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After the footing sets, new strings placed along the outside edge of the wall guide the location of the corners, which the author transfers with a laser.

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Careful layout pays off when the block is laid and the reinforcing is centered in the cores.

Choosing the Right Mortar

Probably nothing is more confusing to the lay mason than mortar mixes. And it's not hard to see why: There are three different kinds of mortar available for brick- and block-work: cement-lime mortar, masonry cement mortar, and the awkwardly named mortar cement mortar.

Although they look pretty much the same, these are distinctly different products. Each can be made into four types of mortar, designated by the letters M, S, N, and O (taken from the word "masonry"). The letters indicate each type's tested compressive strength, which is achieved by adding or reducing the percentage of portland cement in the mix. Type M mortar, for example, has the highest percentage of portland cement and the highest compressive strength, but for many applications it's not the best choice.

Masonry cement mortar is the best overall choice for beginner masons. It's inexpensive, easy to use, and the first choice for most residential masonry contractors. While cement-lime mortar and mortar cement mortar are frequently specified for large commercial projects, they are rarely necessary for residential work.

Generally speaking, Types M and S are used for foundations, for work under and in contact with the ground, and for flat work. Type N is a general-purpose mortar that can be used for loadbearing walls and exterior surfaces. It is usually recommended for vertical work above grade, such as brick veneer and chimneys. Type O is usually reserved for nonbearing walls not subjected to freezing temperatures. Because of local differences in climates, soils, and so forth, local codes concerning mortar requirements differ.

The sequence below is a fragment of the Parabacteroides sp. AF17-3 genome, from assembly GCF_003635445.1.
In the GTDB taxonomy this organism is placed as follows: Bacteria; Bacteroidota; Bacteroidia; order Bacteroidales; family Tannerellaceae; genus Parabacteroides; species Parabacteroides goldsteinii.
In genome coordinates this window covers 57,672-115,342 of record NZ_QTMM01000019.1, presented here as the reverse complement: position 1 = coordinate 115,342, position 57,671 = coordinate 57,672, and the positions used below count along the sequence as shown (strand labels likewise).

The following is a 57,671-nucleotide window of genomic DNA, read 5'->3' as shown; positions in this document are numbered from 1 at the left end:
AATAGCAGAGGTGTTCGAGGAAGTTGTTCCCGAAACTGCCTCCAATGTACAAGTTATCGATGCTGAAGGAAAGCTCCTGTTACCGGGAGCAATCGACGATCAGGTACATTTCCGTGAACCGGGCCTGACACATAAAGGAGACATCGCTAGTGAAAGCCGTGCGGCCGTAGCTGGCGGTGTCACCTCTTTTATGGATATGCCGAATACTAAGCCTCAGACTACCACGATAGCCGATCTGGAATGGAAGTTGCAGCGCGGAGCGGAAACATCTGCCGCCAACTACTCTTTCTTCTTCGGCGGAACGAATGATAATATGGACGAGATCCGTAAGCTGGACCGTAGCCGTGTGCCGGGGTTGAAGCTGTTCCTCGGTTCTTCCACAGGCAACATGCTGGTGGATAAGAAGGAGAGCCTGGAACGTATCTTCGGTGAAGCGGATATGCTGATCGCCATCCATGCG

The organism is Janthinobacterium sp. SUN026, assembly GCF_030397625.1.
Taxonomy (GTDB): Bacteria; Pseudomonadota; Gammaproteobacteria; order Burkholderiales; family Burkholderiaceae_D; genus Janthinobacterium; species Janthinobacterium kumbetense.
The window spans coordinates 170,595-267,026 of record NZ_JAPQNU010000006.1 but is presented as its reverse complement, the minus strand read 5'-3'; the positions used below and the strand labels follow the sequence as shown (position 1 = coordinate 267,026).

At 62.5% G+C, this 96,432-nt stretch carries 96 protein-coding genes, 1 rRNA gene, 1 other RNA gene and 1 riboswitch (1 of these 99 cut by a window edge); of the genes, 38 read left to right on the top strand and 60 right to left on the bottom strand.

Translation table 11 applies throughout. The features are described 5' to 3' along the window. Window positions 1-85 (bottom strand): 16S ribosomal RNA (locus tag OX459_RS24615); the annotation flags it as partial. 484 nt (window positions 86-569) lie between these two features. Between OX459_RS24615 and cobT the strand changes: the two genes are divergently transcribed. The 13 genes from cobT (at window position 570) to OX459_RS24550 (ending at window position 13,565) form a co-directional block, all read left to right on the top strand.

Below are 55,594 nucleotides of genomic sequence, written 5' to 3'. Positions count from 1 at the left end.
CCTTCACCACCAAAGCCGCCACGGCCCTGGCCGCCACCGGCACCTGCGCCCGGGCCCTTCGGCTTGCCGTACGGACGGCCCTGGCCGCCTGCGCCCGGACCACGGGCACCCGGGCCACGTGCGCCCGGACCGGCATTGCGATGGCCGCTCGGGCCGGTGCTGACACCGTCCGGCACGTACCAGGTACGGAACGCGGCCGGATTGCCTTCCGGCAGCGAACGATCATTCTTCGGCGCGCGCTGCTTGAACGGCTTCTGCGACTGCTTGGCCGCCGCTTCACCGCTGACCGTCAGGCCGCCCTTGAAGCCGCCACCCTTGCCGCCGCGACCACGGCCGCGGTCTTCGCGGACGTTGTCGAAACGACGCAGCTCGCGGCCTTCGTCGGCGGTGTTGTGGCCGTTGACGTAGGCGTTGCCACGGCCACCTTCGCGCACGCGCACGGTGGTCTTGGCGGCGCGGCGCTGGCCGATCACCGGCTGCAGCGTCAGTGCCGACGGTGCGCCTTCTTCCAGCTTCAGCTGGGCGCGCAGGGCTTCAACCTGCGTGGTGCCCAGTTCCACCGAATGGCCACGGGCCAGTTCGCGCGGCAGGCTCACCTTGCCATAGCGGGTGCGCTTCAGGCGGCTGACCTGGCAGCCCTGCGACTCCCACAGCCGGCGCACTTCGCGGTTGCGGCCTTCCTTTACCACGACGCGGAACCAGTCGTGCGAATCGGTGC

For the foundation shown here, I used Type S masonry cement mortar for both the block and the brick. This kind of mortar is required in my area for foundations and any work below grade.

Estimating Masonry Materials

I begin each project by carefully estimating the square footage that will be built and adding in a factor of about 12 percent for cuts and waste. Next, I calculate the number of units needed based on the padded square-footage calculation, then determine the amount of mortar needed based on the number of units. Finally, I calculate the amount of sand I need based on the number of bags of mortar. I use the following formulas for my calculations.

Units

• 1.125 8x16 concrete blocks are needed for each square foot of wall area

• 6.75 standard modular bricks are needed for each square foot of wall area

Mortar

• One 80-pound bag of masonry cement, mixed 1-3 with mason's sand, lays 35 8x16 blocks

• One 80-pound bag of masonry cement, mixed 1-3 with mason's sand, lays 135 standard modular bricks

Sand

• 3 cubic feet of sand are needed for each bag of masonry cement

• 1 cubic yard of sand is needed for every nine bags of masonry cement

• 4.5 5-gallon buckets of sand = 3 cubic feet, the amount needed for each bag of masonry cement

Mixing Mortar

Because premixed mortars are expensive, somewhat hard to work with, and sometimes of suspect quality, I recommend buying mason's sand and mixing it with masonry cement on site, even for very small jobs. You can get mason's sand at just about any masonry supply house and most building supply stores. It's usually sold in very small quantities; my supplier sells it by the shovelful, the 5-gallon bucket, and the cubic yard (see "Estimating Masonry Materials," left).

While some masonry crews mix mortar by the bag (a common recipe is to add 18 shovelfuls of sand for each 80-pound bag of masonry cement), I think that this method is inexact and makes too much mortar. A better way of mixing perfect mortar in manageable batches is to measure the sand and the masonry cement in buckets.

The recommended proportions are 1 part masonry cement to 2 1/2 to 3 parts sand. To make a fairly large batch of Type S mortar, therefore, I just fill up one 5-gallon bucket with Type S masonry cement and three equal-sized buckets with sand. I mix these together and add water until the proper consistency is reached to make correctly proportioned mortar that remains consistent from batch to batch.

To make a midsized batch, I fill up two 1-gallon buckets with masonry cement and one 5-gallon bucket plus one 1-gallon bucket with sand. To make a small batch, I fill up one 1-gallon bucket with masonry cement and three 1-gallon buckets with sand. This basic 1-to-3 ratio of sand to cementitious materials (the combination of portland cement, lime, and other additives that are used to make the various mortars) is the same for most mortars.